(12) "Defense Minister Says Russia on Par with U.S. Regarding Strategic Nuclear Forces," Agentstvo voyennykh novostey WWW-Text, 12 Apr 05 via World New Connection.

(13) Ibid.

(14) "Russian Defense Minister: No Plans to Put Spetsnaz Forces Under Single Command," ITAR-TASS, 12 Apr 05 via WNC and "Russian Defense Minister Ivanov Denies Forming National 'Special Purpose Forces'," Agentstvo voyennykh novostey WWW-Text, 5 Apr 05 via WNC.


By Jeff Kubiak (



Ukraine's missile production future

Ukraine, specifically the Yuzhnoye and Yuzhmash companies, have played primary roles in the design and production of Russian strategic missiles and space launch vehicles since Soviet times.  But, much like the Ukrainian arms industry, the Ukrainian aerospace industry, specifically the rocket and missile design and production portion, is now at a crossroads.  President Viktor Yushchenko's pursuit of European integration may have a significant impact on Ukraine's aerospace industry and its current primary partner, Russia.


A 25 January report from Interfax news agency stated that, despite the election of pro-western Viktor Yushchenko, ballistic missile cooperation between Russia and Ukraine would continue.  Aleksandr Ryazhskikh, former deputy command of the Strategic Missile Troops of Russia said that this cooperation was necessary to extend the service life of SS-18 and SS-19 missiles.  Ryazhskikh stated, "Up to 40 percent of the companies involved in Russia's ballistic missile production remain in Ukraine." (1)  Vladimir Dvorkin, the former head of the 4th research and development institute of the Russian Defense Ministry, involved research on strategic missiles, said "I believe that Kyiv will go on implementing the agreement on keeping Moscow's missiles, made in Ukraine, operational, and first of all the heavy class." (2)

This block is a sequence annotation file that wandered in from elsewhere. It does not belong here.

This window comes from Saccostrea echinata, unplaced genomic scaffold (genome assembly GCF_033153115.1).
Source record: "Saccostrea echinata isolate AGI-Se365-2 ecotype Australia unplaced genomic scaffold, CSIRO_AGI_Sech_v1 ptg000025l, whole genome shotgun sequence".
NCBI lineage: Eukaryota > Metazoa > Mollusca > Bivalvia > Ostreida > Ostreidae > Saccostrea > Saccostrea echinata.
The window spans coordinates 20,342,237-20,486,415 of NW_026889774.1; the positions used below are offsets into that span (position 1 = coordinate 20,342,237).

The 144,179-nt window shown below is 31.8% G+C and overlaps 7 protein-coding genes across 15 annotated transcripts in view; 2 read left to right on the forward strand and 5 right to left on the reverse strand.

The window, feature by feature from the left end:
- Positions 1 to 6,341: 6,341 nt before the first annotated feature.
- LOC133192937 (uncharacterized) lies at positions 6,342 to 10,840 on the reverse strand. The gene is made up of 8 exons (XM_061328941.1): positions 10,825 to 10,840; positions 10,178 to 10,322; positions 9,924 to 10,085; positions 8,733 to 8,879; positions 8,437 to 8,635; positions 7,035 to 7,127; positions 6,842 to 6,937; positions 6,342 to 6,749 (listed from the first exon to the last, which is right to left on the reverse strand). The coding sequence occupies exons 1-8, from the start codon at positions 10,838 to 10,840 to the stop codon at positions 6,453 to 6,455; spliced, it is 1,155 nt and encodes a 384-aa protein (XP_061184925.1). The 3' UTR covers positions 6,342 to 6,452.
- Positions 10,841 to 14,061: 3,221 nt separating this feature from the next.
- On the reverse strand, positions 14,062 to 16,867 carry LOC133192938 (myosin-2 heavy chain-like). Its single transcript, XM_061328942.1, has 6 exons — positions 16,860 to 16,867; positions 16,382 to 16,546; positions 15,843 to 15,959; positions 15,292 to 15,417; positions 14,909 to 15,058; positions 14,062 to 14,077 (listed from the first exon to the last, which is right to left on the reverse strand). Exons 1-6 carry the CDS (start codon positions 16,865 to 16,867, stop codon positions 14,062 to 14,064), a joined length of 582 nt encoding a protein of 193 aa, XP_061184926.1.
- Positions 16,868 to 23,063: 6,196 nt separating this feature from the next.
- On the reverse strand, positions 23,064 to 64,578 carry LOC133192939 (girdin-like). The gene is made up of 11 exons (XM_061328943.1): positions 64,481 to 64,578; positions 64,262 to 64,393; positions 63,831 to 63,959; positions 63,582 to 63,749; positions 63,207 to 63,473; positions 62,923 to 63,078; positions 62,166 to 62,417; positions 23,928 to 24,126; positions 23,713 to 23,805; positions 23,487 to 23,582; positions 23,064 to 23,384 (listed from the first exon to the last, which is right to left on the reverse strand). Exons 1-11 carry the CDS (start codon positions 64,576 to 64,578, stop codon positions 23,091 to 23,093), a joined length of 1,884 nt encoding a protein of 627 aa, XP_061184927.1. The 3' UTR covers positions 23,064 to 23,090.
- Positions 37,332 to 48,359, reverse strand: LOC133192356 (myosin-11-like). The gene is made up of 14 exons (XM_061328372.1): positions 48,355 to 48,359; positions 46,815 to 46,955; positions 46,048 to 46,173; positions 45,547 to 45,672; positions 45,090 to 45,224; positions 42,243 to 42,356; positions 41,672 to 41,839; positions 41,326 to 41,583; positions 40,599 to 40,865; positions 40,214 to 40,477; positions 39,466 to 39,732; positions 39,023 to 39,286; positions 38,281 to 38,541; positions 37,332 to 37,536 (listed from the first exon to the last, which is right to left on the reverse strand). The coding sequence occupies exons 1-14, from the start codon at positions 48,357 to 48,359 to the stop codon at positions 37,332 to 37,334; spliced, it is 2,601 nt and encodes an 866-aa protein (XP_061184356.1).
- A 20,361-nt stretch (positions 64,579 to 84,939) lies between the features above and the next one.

After President Yushchenko's early April 2005 visit to the U.S., he and President Bush signed a joint statement calling for their countries "to work together on missile defense, including beginning negotiations on a framework to facilitate such cooperation and closer industry-to-industry collaboration." (3)  It is not likely that Ukraine will be able to achieve the delicate balance needed to pursue both partnerships, so will the Ukrainian missile and rocket industry continue to have one dominant partner in Russia or will it, like Ukraine in general under Yushchenko's plan, turn toward the West?


Russian-Ukrainian cooperation

Russian-Ukrainian cooperation in the area of missile and rocket design started at the earliest stages of Soviet ballistic missile development in the 1950's.  Ukraine's design bureaus played a significant role as both a primary designer and subcontractor on numerous Soviet ICBM's and even the Soviet unmanned space program.